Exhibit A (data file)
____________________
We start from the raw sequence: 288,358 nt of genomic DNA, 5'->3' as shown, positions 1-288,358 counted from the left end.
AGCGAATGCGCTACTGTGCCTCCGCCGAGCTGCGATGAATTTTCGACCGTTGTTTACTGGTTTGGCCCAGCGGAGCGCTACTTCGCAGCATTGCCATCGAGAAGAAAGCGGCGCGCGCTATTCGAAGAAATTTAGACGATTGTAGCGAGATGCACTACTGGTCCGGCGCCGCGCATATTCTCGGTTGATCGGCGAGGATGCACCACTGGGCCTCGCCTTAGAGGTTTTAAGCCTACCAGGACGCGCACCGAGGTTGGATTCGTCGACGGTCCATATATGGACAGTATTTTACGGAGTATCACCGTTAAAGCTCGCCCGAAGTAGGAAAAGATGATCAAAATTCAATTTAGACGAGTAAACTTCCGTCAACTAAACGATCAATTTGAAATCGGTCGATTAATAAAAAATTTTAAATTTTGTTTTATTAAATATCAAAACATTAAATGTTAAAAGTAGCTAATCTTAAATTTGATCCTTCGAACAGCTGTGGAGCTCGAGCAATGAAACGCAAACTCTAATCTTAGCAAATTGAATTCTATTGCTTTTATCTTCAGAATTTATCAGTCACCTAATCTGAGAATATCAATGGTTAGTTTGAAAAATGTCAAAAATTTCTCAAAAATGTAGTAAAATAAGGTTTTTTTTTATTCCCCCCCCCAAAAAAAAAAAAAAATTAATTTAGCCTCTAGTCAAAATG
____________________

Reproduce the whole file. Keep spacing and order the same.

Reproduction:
We start from the raw sequence: 288,358 nt of genomic DNA, 5'->3' as shown, positions 1-288,358 counted from the left end.
AGCGAATGCGCTACTGTGCCTCCGCCGAGCTGCGATGAATTTTCGACCGTTGTTTACTGGTTTGGCCCAGCGGAGCGCTACTTCGCAGCATTGCCATCGAGAAGAAAGCGGCGCGCGCTATTCGAAGAAATTTAGACGATTGTAGCGAGATGCACTACTGGTCCGGCGCCGCGCATATTCTCGGTTGATCGGCGAGGATGCACCACTGGGCCTCGCCTTAGAGGTTTTAAGCCTACCAGGACGCGCACCGAGGTTGGATTCGTCGACGGTCCATATATGGACAGTATTTTACGGAGTATCACCGTTAAAGCTCGCCCGAAGTAGGAAAAGATGATCAAAATTCAATTTAGACGAGTAAACTTCCGTCAACTAAACGATCAATTTGAAATCGGTCGATTAATAAAAAATTTTAAATTTTGTTTTATTAAATATCAAAACATTAAATGTTAAAAGTAGCTAATCTTAAATTTGATCCTTCGAACAGCTGTGGAGCTCGAGCAATGAAACGCAAACTCTAATCTTAGCAAATTGAATTCTATTGCTTTTATCTTCAGAATTTATCAGTCACCTAATCTGAGAATATCAATGGTTAGTTTGAAAAATGTCAAAAATTTCTCAAAAATGTAGTAAAATAAGGTTTTTTTTTATTCCCCCCCCCAAAAAAAAAAAAAAATTAATTTAGCCTCTAGTCAAAATG